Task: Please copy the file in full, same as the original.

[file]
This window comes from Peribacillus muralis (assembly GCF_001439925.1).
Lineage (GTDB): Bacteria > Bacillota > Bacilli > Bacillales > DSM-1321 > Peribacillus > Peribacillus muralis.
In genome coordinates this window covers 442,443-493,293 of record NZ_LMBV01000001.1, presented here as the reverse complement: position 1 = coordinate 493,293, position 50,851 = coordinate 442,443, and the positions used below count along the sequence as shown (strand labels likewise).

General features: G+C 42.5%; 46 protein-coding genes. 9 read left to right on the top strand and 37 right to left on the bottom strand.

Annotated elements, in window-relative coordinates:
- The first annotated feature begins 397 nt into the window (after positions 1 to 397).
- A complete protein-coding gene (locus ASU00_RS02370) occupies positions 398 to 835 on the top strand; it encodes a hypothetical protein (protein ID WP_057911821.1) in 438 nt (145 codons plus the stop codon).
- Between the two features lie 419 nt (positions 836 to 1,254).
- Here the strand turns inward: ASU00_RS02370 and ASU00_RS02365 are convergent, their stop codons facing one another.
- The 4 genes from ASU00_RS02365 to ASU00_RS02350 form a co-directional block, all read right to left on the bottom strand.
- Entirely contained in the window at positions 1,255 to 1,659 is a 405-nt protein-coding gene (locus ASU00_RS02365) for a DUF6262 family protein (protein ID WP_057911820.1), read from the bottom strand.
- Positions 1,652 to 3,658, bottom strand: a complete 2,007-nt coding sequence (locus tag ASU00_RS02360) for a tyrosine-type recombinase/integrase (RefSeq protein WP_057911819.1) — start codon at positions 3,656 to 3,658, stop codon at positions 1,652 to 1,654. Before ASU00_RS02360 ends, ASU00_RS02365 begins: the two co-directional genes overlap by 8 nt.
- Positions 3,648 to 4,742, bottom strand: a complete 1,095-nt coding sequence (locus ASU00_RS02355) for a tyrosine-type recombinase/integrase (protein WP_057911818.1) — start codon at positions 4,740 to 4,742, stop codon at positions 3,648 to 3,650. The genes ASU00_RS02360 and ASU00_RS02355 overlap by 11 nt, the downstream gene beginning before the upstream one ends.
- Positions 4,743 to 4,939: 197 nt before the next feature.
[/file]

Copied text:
This window comes from Peribacillus muralis (assembly GCF_001439925.1).
Lineage (GTDB): Bacteria > Bacillota > Bacilli > Bacillales > DSM-1321 > Peribacillus > Peribacillus muralis.
In genome coordinates this window covers 442,443-493,293 of record NZ_LMBV01000001.1, presented here as the reverse complement: position 1 = coordinate 493,293, position 50,851 = coordinate 442,443, and the positions used below count along the sequence as shown (strand labels likewise).

General features: G+C 42.5%; 46 protein-coding genes. 9 read left to right on the top strand and 37 right to left on the bottom strand.

Annotated elements, in window-relative coordinates:
- The first annotated feature begins 397 nt into the window (after positions 1 to 397).
- A complete protein-coding gene (locus ASU00_RS02370) occupies positions 398 to 835 on the top strand; it encodes a hypothetical protein (protein ID WP_057911821.1) in 438 nt (145 codons plus the stop codon).
- Between the two features lie 419 nt (positions 836 to 1,254).
- Here the strand turns inward: ASU00_RS02370 and ASU00_RS02365 are convergent, their stop codons facing one another.
- The 4 genes from ASU00_RS02365 to ASU00_RS02350 form a co-directional block, all read right to left on the bottom strand.
- Entirely contained in the window at positions 1,255 to 1,659 is a 405-nt protein-coding gene (locus ASU00_RS02365) for a DUF6262 family protein (protein ID WP_057911820.1), read from the bottom strand.
- Positions 1,652 to 3,658, bottom strand: a complete 2,007-nt coding sequence (locus tag ASU00_RS02360) for a tyrosine-type recombinase/integrase (RefSeq protein WP_057911819.1) — start codon at positions 3,656 to 3,658, stop codon at positions 1,652 to 1,654. Before ASU00_RS02360 ends, ASU00_RS02365 begins: the two co-directional genes overlap by 8 nt.
- Positions 3,648 to 4,742, bottom strand: a complete 1,095-nt coding sequence (locus ASU00_RS02355) for a tyrosine-type recombinase/integrase (protein WP_057911818.1) — start codon at positions 4,740 to 4,742, stop codon at positions 3,648 to 3,650. The genes ASU00_RS02360 and ASU00_RS02355 overlap by 11 nt, the downstream gene beginning before the upstream one ends.
- Positions 4,743 to 4,939: 197 nt before the next feature.